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Challenged by the increasing scale of environmental degradation and corresponding stakeholders’ pressure, firms are increasingly integrating environmental concerns into their operations and into the relationships with external partners. Mainly through the theoretical lens of the Resource-based view and its spins-offs, this dissertation focuses on environmental innovation and environmental management (EM) that involves supply chain partners as means of promoting sustainable industry growth, using the Dutch food and beverage processors as a subject of the study. In–house environmental innovation and supply chain-oriented EM have a promising potential to induce sustainable growth in the industry because they are increasingly connected not only to improved environmental but also to an improved economic performance. However, the implications of environmental innovation and supply chain-oriented EM for the firm performance are not clear-cut and require further investigation. Prompted by the promising potential of environmental innovation and supply chain-oriented EM, the current research agenda focuses on their determinants: internal organizational capabilities and external factors (such as the roles of public policies, consumer demand, and other stakeholder pressures). Therefore, the present dissertation aims to investigate determinants of environmental innovation and of supply chain-oriented EM and their impact on firm performance.
Chapter 2 illustrates in a dynamic perspective how changing institutional pressures and internal organizational factors influence the development of chain-oriented EM. Overall, institutional pressures are proven to be an important determinant. However, pressures on different levels vary considerably with respect to their impact. We found that pressures from supply chain partners and increasingly from long-term public–private environmental covenants significantly influence the implementation of supply chain-oriented EM. Interestingly, regulative institutional pressure from public authorities appeared to have no impact on supply chain-oriented EM. These findings are of particular interest as they suggest that Dutch public policy has chosen to rely on a responsibility culture, initiative, and self-organization, rather than on direct steering. This policy setting seems to work since our data evidence a progress in the implementation of supply chain-oriented EM. Furthermore, the findings show that food processors with more developed EM systems, associated with the presence of continuous improvement capabilities, are more likely to advance their EM by implementing supply chain-oriented EM. In course of time, as firms increasingly consider the implementation of supply chain-oriented EM as appropriate behaviour, institutional pressures become less influential and internal organizational factors become crucial to enable the implementation of supply chain-oriented EM.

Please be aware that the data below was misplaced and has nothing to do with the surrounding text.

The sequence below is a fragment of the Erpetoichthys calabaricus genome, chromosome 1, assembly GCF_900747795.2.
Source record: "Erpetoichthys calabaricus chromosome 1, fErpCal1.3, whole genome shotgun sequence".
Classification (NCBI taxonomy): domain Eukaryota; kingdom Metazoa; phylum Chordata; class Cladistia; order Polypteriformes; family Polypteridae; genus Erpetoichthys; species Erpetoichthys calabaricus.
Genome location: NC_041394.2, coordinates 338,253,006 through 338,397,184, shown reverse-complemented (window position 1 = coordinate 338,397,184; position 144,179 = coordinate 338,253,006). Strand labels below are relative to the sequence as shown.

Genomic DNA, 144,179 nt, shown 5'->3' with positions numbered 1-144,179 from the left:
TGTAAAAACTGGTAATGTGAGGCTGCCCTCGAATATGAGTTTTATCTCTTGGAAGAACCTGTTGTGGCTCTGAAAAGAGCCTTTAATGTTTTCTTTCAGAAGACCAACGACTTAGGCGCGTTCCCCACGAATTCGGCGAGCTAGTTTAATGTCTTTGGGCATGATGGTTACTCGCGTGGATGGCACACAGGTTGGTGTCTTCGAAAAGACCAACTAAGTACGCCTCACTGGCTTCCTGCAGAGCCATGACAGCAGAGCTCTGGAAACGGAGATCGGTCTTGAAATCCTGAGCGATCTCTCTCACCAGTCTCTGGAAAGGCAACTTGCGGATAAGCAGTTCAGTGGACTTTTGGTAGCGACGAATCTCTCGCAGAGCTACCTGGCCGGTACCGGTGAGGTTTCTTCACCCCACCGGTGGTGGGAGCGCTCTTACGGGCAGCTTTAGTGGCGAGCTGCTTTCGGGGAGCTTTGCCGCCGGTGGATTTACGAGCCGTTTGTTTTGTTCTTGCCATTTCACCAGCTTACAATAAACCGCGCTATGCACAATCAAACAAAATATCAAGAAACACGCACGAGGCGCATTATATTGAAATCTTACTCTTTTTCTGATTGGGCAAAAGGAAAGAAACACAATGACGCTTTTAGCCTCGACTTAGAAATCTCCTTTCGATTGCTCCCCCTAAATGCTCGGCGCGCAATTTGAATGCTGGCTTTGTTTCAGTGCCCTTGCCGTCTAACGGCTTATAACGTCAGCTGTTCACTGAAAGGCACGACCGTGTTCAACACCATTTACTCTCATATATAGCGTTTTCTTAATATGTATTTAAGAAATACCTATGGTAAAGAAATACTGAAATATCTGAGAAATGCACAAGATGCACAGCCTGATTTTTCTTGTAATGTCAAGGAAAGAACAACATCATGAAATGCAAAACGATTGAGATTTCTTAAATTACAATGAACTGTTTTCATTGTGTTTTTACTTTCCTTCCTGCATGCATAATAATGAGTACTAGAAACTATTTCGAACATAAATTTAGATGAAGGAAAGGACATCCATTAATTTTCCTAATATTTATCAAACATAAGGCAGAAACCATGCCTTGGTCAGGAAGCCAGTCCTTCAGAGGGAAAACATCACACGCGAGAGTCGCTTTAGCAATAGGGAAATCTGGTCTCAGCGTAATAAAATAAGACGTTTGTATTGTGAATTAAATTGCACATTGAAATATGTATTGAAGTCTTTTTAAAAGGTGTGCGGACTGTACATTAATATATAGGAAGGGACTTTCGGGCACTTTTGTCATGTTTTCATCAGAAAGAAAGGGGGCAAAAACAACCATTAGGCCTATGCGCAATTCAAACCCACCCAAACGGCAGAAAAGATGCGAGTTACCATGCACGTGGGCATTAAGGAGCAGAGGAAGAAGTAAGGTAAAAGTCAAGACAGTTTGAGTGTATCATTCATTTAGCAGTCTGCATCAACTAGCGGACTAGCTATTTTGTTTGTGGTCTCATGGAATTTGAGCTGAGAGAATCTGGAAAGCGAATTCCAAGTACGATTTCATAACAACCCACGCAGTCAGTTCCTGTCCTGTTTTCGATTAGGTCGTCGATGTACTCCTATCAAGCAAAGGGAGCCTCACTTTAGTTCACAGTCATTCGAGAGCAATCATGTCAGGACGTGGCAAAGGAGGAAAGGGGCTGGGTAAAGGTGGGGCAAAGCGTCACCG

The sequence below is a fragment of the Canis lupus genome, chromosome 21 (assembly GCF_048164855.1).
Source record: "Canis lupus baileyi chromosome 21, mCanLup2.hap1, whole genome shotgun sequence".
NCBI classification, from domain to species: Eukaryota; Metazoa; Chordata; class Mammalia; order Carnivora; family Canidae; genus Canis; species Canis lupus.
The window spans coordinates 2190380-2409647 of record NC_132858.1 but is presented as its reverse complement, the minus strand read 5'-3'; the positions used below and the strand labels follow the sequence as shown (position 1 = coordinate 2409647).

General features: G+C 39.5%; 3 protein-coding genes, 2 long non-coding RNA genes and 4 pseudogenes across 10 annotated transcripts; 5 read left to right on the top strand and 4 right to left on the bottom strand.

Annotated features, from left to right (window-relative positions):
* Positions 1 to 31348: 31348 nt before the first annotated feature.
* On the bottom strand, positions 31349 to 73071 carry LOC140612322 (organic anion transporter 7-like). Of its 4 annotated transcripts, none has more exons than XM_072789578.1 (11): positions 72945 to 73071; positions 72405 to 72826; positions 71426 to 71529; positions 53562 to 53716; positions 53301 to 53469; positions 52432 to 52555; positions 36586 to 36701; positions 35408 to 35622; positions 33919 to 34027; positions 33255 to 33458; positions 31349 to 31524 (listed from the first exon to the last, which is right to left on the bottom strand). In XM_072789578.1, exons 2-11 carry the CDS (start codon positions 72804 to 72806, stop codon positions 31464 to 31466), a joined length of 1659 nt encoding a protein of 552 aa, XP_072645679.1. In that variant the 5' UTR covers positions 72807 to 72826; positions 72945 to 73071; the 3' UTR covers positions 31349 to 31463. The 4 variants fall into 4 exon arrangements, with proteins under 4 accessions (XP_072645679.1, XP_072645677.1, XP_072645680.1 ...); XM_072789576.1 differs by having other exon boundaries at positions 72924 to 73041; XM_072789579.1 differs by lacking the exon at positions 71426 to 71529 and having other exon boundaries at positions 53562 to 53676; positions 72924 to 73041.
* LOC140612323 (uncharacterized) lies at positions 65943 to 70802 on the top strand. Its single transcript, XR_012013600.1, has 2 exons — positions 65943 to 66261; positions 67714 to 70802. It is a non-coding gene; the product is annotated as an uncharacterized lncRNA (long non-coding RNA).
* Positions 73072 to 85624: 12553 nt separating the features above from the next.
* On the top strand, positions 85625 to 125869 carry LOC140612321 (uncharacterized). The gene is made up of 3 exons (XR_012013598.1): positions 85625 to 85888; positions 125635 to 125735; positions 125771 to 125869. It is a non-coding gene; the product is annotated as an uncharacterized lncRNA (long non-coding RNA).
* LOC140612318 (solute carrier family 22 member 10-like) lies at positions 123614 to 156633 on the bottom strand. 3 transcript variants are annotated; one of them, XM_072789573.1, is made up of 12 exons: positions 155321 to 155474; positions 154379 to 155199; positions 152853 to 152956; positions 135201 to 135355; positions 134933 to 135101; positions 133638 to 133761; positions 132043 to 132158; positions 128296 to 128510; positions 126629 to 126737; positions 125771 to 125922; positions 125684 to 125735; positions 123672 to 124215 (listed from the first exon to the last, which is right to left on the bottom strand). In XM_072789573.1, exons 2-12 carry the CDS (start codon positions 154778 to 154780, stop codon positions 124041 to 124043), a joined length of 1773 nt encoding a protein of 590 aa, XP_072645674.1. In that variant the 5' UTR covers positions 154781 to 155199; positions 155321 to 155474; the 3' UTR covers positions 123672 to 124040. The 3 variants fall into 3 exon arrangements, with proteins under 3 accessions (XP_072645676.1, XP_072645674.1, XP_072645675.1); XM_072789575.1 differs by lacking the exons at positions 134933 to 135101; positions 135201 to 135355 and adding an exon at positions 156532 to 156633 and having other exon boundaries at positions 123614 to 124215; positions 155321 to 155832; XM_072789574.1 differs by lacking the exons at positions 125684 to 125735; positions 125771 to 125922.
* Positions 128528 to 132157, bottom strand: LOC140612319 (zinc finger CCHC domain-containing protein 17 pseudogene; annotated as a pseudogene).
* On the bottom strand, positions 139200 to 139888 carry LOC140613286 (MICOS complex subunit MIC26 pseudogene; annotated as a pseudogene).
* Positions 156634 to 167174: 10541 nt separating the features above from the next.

Chapter 3 offers further insights into organizational capabilities for supply chain-oriented EM. Prior research rarely considered how firms use their existing capabilities and the capabilities developed within their environmental strategy to come up with new and better ways to reduce the environmental impact. We investigate whether the integration of environmental concerns within the firm can provide an additional impetus to the implementation of supply chain-oriented EM, when combined with innovative orientation. In this context, we assess performance implications of capabilities for supply chain-oriented EM. Compared with the past research, we consider supply chain-oriented EM as an organizational capability for the integration of supply chain partners into EM, not as a set of environmental practices. The findings show that the development of supply chain-oriented EM is supported by both capabilities of innovative orientation and environmental integration and is accelerated by their combination. Furthermore, integration capabilities on in-house and supply chain levels appeared to be interconnected. The capability to integrate environmental concerns within the firm induces the integration of environmental concerns in the supply chain relationships. Finally, it is shown that the overarching capability to engage supply chain in EM pays off. This capability is induced by the implementation of interconnected environmental practices that involve supply chain partners (green purchasing, environmental collaboration with customers, and eco-design).